Israel’s Shas Party Gets Controversial New Leader
Rabbi Shalom Cohen has likened Modern Orthodox Jews to Amalek
The Shas party has a new spiritual leader. Shalom Cohen, the Rosh Yeshiva of the Porat Yosef religious seminary, will replace Rabbi Ovadia Yosef, who died last year, as the spiritual leader of the Orthodox Sephardi Shas Party. Aryeh Deri remains the political leader of the party, which is Israel’s fifth largest and holds 11 out of 120 Knesset seats.
Cohen is a controversial rabbi perhaps best known for saying that anyone who voted for Naftali Bennett’s Bayit Yehudi party is going to hell, or his statement suggesting that anyone who wears a knitted yarmulke, as is customary for modern Orthodox Jews, is part of the tribe of Amalek—a group the Bible demands be wiped out.
After his appointment was announced, Cohen made a statement that made no secret of his animosity towards the other political parties, JTA reports:
“They hate us, all the ignoramuses of the Jewish Home and Yesh Atid,” Cohen said, referencing the Zionist Orthodox party headed by Naftali Bennett and the secularist party headed by Yair Lapid, respectively. “There is no difference between the two. The Ha-Kadosh barukh Hu [God] wants us to stay away from them. They are there, we are here. They will pursue their nonsense, we will pursue our holy Torah.”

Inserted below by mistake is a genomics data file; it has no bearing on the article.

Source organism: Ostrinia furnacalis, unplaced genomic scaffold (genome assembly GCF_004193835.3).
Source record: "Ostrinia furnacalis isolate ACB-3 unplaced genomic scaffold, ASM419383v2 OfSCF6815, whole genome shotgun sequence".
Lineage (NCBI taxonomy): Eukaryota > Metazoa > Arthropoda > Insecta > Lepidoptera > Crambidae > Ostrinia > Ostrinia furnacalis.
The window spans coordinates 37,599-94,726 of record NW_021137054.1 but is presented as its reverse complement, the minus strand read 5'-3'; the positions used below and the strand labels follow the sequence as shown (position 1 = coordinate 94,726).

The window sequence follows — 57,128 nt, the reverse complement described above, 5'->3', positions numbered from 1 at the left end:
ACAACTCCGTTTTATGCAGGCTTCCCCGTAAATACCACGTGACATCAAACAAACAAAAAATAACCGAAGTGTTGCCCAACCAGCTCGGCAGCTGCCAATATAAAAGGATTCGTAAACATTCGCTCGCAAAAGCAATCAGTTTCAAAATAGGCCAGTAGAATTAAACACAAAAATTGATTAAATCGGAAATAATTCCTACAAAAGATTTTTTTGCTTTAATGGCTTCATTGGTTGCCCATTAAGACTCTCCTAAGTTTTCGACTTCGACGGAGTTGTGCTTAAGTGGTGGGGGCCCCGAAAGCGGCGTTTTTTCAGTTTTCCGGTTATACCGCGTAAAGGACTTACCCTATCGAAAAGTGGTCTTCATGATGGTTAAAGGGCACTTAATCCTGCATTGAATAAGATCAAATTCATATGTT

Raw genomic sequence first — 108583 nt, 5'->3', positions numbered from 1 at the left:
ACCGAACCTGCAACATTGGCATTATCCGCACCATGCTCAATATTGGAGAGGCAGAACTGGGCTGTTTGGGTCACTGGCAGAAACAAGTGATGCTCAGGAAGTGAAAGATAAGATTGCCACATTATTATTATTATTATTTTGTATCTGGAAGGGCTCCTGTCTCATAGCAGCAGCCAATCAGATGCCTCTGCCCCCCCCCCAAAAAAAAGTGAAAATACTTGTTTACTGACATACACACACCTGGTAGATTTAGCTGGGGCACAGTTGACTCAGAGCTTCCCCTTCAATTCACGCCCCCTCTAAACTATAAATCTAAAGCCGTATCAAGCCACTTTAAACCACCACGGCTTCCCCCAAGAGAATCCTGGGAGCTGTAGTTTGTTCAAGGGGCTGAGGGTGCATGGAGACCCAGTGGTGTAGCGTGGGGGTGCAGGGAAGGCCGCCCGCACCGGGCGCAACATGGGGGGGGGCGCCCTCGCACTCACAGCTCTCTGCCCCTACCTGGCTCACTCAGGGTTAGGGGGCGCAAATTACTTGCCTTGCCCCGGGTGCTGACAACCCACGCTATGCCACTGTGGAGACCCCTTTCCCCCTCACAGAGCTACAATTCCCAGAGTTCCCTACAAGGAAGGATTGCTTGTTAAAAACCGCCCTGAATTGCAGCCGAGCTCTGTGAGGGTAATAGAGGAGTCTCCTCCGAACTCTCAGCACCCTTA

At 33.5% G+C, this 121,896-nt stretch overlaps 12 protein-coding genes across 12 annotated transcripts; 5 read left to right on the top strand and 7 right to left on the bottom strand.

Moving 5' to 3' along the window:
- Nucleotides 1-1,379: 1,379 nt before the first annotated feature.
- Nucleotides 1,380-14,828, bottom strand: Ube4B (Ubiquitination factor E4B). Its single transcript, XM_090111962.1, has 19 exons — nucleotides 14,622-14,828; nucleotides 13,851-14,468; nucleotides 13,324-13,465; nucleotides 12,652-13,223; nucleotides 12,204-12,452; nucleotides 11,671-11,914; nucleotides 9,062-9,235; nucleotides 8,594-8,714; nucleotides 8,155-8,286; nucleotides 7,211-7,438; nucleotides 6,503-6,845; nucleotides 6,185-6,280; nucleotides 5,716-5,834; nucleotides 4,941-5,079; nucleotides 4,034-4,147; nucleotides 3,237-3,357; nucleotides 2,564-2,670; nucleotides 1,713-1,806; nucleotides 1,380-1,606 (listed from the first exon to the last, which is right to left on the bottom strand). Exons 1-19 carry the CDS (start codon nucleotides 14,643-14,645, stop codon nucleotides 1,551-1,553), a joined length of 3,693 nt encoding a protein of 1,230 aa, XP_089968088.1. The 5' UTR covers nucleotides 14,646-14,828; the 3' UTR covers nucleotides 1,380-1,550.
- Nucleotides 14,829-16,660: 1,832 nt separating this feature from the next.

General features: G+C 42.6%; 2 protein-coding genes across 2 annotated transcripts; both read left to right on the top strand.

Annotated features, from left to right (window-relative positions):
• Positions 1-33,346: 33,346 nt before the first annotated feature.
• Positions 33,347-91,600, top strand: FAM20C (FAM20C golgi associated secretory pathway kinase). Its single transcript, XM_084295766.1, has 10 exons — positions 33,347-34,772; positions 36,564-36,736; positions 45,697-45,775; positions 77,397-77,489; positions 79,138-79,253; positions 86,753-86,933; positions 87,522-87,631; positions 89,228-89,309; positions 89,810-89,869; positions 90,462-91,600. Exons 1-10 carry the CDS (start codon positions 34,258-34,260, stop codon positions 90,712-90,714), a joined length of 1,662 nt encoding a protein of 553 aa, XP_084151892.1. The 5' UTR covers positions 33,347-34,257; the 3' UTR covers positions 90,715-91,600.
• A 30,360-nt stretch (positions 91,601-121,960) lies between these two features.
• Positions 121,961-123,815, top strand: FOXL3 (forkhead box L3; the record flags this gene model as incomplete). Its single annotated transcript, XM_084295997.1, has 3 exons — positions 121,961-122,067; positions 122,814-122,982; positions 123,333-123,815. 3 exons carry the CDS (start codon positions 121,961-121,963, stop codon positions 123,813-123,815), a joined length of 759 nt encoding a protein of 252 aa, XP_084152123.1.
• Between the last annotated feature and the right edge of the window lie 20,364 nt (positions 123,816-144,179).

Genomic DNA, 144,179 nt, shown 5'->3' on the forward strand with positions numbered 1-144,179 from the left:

Because Israel runs on a parliamentary political system, the government’s ability to legislate is based on coalitions within the government which often include Shas, giving it more negotiating power than its size would suggest, though it is not part of Benjamin Netanyahu’s current coalition government.
The real question is how much power Cohen will wield over the party, most of whose voters are not themselves religious. Ovadia Yosef held significant power, but he had a hand in building the party in 1984 and had been the former Sephardic Chief Rabbi of Israel.